Those are the ones that type anything.COM because they think .com is the only domain type. They don't know that it is seen as american, nor do they know that they can put .co.uk

OptiRex




msg:3038472
 12:52 pm on Aug 8, 2006 (gmt 0)

Think about the fact that every billboard, taxi cab, commercial on tv, and every print ad has something.com advertised in it or on it.

One has to presume that you haven't been to Europe, or China or India or Japan? I could go on.

The second largest TLD is .de, German businesses generally only opt for .com if their .de is not available or when they're launching a global site with a substantial US presence.

Invaribly they also register regional TLD's such as .it, .co.uk, .fr etc, this could be one of the reasons why Germany registered so many .eu names so that they can lauch a pan-European site each with their own language sub-section.

Certainly I am placing a lot of focus on our new .eu sites several of which are already appearing on the first pages of the SERPs.

Dan_Warner




msg:3040632
 12:38 am on Aug 10, 2006 (gmt 0)

There are certainly exceptions that break the general .com rules. Germany is a good example.

However, in most cases it is foolish not to value owning the .com even when you primarily promote another country code domain.

I'm in Australia. About half the businesses promote .com.au and the other half .com

The smart ones own both.

codemeit




msg:3040650
 1:00 am on Aug 10, 2006 (gmt 0)

.cn is widely used in China,
Because, I can hardly get a good name either in
English and Chinese for a .cn domain name.

Quadrille




msg:3040955
 8:16 am on Aug 10, 2006 (gmt 0)

In most English language countries, the .com is dominant, with the local suffix coming second; in one or two countries, I suspect the local form comes first (eg Australia?) where law protects the local form - and so makes it more trusted and more valued.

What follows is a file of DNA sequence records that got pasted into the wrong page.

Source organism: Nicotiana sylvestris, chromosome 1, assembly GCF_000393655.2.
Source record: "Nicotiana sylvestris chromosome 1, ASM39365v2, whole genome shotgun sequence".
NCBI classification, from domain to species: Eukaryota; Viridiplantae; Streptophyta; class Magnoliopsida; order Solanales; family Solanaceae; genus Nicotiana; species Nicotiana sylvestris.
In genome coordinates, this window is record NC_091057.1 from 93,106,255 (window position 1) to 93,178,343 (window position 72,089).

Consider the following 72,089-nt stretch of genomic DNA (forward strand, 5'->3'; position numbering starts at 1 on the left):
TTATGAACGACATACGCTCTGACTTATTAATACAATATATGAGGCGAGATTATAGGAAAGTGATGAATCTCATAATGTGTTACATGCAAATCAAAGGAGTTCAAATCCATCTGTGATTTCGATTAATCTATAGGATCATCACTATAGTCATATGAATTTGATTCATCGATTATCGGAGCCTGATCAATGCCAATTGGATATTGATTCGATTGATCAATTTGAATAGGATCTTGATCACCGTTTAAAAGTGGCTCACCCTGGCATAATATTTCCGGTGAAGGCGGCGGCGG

Overall, this still makes .com utterly dominant for English language websites; and totally dominant for 'international' web sites.

While there's no doubt that the SEs and some others have a 'local search' craze at the moment, that is probably matched by once-local sites expanding into the international world.

There are currently a few threads in here where .info and .biz owners have risked their wallets 301-ing (or worse!) to a new .com.

That's not the end of .com - it's more like the end of .biz and .info - does anyone disagree?

wildbest




msg:3040962
 8:23 am on Aug 10, 2006 (gmt 0)

Will there ever come a day when .com is overtaken by another domain name and if so what would it be.

Yes, very soon! It will be replaced by .whateveryouwish!

OptiRex




msg:3041033
 10:45 am on Aug 10, 2006 (gmt 0)

Will there ever come a day when .com is overtaken by another domain name and if so what would it be.

How about . x x x! when it's finally allowed? The board won't accept the correct extension!

When that occurs it will probably create a new mind set amongst the average surfers that something else is available.

Overall, this still makes .com utterly dominant for English language websites;

Maybe so for US-based companies however not necessarily so for the rest of the Enlish speaking world.

and totally dominant for 'international' web sites.

Useful but not necessarily essential.

I assume that you do not have an international business background otherwise you would know that many international companies when trying to source new products like to ensure that they are purchasing direct rather than through agents or trading houses?

This is specifically prevalent in China and I can assure you that our .cn sites receive far, far more business enquiries in English than our .com sites that carry precisely the same product information.

The difference? .cn and the contact e-mail address!

I can also confirm that the same applies to our .in addresses.

That's not the end of .com - it's more like the end of .biz and .info - does anyone disagree?